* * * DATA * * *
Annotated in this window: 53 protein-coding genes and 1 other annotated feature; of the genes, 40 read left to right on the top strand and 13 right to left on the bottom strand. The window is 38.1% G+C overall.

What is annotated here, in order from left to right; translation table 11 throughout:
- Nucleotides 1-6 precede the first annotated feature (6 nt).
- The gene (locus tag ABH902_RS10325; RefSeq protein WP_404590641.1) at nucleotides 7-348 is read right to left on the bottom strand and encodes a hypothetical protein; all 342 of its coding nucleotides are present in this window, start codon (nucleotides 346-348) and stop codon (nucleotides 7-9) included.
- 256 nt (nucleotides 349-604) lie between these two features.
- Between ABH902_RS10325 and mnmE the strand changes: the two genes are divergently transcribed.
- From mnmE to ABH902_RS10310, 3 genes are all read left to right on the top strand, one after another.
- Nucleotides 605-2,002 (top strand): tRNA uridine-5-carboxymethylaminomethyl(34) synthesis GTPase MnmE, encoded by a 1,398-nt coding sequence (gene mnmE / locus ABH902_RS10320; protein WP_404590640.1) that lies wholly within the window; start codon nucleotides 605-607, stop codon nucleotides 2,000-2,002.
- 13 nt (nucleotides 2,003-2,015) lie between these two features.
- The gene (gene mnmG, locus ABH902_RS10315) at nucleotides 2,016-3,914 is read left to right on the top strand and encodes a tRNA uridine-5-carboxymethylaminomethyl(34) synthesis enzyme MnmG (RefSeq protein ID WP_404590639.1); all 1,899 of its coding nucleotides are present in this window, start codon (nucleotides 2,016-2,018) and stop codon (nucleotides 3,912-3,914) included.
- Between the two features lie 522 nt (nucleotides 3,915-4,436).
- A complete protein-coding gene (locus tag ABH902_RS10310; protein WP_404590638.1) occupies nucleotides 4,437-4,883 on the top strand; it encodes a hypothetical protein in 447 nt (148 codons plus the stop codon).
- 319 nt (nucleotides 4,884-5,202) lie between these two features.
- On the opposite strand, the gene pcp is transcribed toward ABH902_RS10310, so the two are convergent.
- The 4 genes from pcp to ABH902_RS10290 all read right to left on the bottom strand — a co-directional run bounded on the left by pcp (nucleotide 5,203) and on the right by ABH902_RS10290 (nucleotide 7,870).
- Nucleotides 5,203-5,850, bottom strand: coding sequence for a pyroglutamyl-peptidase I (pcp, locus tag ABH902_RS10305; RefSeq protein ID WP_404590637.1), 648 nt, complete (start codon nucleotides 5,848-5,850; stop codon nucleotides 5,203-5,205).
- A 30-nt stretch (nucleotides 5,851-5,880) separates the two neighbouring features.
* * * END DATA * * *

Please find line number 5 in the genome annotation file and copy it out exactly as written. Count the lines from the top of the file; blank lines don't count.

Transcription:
- 256 nt (nucleotides 349-604) lie between these two features.